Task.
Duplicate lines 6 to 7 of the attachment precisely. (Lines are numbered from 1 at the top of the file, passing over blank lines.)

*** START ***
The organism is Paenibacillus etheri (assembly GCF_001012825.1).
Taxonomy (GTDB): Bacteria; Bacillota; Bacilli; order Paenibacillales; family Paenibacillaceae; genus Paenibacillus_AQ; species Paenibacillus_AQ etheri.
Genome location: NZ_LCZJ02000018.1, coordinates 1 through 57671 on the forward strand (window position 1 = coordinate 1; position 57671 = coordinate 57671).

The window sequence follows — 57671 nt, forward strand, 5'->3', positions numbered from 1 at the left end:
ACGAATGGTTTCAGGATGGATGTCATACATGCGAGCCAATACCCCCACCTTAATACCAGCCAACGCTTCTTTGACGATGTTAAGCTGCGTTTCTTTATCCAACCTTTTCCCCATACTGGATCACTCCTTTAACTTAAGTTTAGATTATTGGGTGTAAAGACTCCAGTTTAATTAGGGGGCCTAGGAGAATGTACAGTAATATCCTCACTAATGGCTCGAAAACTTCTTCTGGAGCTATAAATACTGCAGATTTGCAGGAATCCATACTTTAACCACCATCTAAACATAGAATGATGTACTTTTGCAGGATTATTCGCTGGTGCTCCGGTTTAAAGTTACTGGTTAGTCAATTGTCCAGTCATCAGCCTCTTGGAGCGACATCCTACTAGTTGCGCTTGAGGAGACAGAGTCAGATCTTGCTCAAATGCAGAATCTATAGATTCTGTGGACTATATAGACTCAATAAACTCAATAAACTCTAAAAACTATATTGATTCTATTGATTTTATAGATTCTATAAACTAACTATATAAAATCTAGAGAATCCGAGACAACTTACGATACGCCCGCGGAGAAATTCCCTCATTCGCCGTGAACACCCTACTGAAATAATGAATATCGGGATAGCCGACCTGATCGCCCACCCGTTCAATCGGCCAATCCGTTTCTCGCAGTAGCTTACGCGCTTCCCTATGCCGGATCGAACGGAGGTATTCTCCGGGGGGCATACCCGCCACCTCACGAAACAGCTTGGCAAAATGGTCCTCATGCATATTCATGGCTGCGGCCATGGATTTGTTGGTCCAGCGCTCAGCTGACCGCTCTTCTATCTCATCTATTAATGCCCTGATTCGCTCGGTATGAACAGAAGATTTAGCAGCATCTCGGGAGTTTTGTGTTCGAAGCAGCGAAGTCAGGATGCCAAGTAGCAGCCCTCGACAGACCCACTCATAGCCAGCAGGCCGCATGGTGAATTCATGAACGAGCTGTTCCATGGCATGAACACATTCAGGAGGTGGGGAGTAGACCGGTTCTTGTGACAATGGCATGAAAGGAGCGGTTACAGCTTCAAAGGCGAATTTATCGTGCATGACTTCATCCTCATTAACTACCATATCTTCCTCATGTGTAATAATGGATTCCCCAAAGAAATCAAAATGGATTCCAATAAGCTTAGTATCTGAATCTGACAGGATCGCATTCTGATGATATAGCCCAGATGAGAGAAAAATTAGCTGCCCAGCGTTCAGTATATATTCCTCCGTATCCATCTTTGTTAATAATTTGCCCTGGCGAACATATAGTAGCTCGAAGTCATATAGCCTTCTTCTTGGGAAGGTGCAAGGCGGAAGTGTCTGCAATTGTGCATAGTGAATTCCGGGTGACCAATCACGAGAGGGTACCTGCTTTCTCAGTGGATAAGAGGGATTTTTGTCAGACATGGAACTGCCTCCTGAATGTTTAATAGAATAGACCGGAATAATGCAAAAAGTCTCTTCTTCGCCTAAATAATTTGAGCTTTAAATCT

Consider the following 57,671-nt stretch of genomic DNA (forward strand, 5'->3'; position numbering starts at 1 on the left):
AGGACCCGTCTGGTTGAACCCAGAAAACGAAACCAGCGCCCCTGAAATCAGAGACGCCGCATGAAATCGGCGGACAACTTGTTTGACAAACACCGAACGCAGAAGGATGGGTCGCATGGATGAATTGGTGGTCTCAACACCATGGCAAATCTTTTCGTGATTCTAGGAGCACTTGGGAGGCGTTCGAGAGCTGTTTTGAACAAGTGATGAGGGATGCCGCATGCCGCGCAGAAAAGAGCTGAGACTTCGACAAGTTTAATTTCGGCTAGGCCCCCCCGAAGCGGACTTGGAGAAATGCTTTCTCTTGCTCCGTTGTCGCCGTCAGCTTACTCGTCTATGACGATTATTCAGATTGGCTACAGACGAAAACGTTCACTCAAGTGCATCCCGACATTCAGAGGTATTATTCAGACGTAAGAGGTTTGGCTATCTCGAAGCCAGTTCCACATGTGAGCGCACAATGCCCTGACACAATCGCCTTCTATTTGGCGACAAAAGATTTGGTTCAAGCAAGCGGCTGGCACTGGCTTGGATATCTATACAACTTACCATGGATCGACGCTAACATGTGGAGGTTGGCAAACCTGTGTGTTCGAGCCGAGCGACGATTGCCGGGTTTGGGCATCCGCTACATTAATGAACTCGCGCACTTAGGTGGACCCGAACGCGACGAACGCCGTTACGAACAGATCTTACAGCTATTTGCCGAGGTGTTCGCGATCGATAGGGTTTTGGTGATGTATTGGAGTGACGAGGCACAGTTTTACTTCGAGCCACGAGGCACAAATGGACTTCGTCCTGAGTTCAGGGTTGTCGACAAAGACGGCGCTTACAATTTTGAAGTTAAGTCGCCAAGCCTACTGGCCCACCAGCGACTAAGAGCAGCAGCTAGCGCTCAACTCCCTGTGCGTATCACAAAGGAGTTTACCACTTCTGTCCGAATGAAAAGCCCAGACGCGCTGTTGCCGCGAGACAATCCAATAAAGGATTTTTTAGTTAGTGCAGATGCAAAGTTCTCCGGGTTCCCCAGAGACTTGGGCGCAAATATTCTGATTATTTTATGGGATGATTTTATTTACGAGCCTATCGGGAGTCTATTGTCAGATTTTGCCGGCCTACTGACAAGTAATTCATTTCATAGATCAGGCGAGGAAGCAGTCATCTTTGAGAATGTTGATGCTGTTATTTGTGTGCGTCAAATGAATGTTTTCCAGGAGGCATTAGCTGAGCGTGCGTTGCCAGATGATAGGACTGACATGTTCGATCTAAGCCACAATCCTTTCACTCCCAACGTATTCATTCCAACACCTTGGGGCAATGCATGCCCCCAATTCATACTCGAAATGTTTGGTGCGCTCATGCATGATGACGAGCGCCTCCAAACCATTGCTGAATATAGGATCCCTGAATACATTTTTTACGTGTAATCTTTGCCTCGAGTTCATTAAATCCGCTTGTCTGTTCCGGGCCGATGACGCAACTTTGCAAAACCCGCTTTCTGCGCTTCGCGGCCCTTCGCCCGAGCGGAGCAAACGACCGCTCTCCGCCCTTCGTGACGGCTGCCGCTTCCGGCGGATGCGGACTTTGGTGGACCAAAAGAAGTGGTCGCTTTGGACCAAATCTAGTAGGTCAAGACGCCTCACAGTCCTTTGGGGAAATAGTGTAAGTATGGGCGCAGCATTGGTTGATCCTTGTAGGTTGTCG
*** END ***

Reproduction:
Consider the following 57,671-nt stretch of genomic DNA (forward strand, 5'->3'; position numbering starts at 1 on the left):
AGGACCCGTCTGGTTGAACCCAGAAAACGAAACCAGCGCCCCTGAAATCAGAGACGCCGCATGAAATCGGCGGACAACTTGTTTGACAAACACCGAACGCAGAAGGATGGGTCGCATGGATGAATTGGTGGTCTCAACACCATGGCAAATCTTTTCGTGATTCTAGGAGCACTTGGGAGGCGTTCGAGAGCTGTTTTGAACAAGTGATGAGGGATGCCGCATGCCGCGCAGAAAAGAGCTGAGACTTCGACAAGTTTAATTTCGGCTAGGCCCCCCCGAAGCGGACTTGGAGAAATGCTTTCTCTTGCTCCGTTGTCGCCGTCAGCTTACTCGTCTATGACGATTATTCAGATTGGCTACAGACGAAAACGTTCACTCAAGTGCATCCCGACATTCAGAGGTATTATTCAGACGTAAGAGGTTTGGCTATCTCGAAGCCAGTTCCACATGTGAGCGCACAATGCCCTGACACAATCGCCTTCTATTTGGCGACAAAAGATTTGGTTCAAGCAAGCGGCTGGCACTGGCTTGGATATCTATACAACTTACCATGGATCGACGCTAACATGTGGAGGTTGGCAAACCTGTGTGTTCGAGCCGAGCGACGATTGCCGGGTTTGGGCATCCGCTACATTAATGAACTCGCGCACTTAGGTGGACCCGAACGCGACGAACGCCGTTACGAACAGATCTTACAGCTATTTGCCGAGGTGTTCGCGATCGATAGGGTTTTGGTGATGTATTGGAGTGACGAGGCACAGTTTTACTTCGAGCCACGAGGCACAAATGGACTTCGTCCTGAGTTCAGGGTTGTCGACAAAGACGGCGCTTACAATTTTGAAGTTAAGTCGCCAAGCCTACTGGCCCACCAGCGACTAAGAGCAGCAGCTAGCGCTCAACTCCCTGTGCGTATCACAAAGGAGTTTACCACTTCTGTCCGAATGAAAAGCCCAGACGCGCTGTTGCCGCGAGACAATCCAATAAAGGATTTTTTAGTTAGTGCAGATGCAAAGTTCTCCGGGTTCCCCAGAGACTTGGGCGCAAATATTCTGATTATTTTATGGGATGATTTTATTTACGAGCCTATCGGGAGTCTATTGTCAGATTTTGCCGGCCTACTGACAAGTAATTCATTTCATAGATCAGGCGAGGAAGCAGTCATCTTTGAGAATGTTGATGCTGTTATTTGTGTGCGTCAAATGAATGTTTTCCAGGAGGCATTAGCTGAGCGTGCGTTGCCAGATGATAGGACTGACATGTTCGATCTAAGCCACAATCCTTTCACTCCCAACGTATTCATTCCAACACCTTGGGGCAATGCATGCCCCCAATTCATACTCGAAATGTTTGGTGCGCTCATGCATGATGACGAGCGCCTCCAAACCATTGCTGAATATAGGATCCCTGAATACATTTTTTACGTGTAATCTTTGCCTCGAGTTCATTAAATCCGCTTGTCTGTTCCGGGCCGATGACGCAACTTTGCAAAACCCGCTTTCTGCGCTTCGCGGCCCTTCGCCCGAGCGGAGCAAACGACCGCTCTCCGCCCTTCGTGACGGCTGCCGCTTCCGGCGGATGCGGACTTTGGTGGACCAAAAGAAGTGGTCGCTTTGGACCAAATCTAGTAGGTCAAGACGCCTCACAGTCCTTTGGGGAAATAGTGTAAGTATGGGCGCAGCATTGGTTGATCCTTGTAGGTTGTCG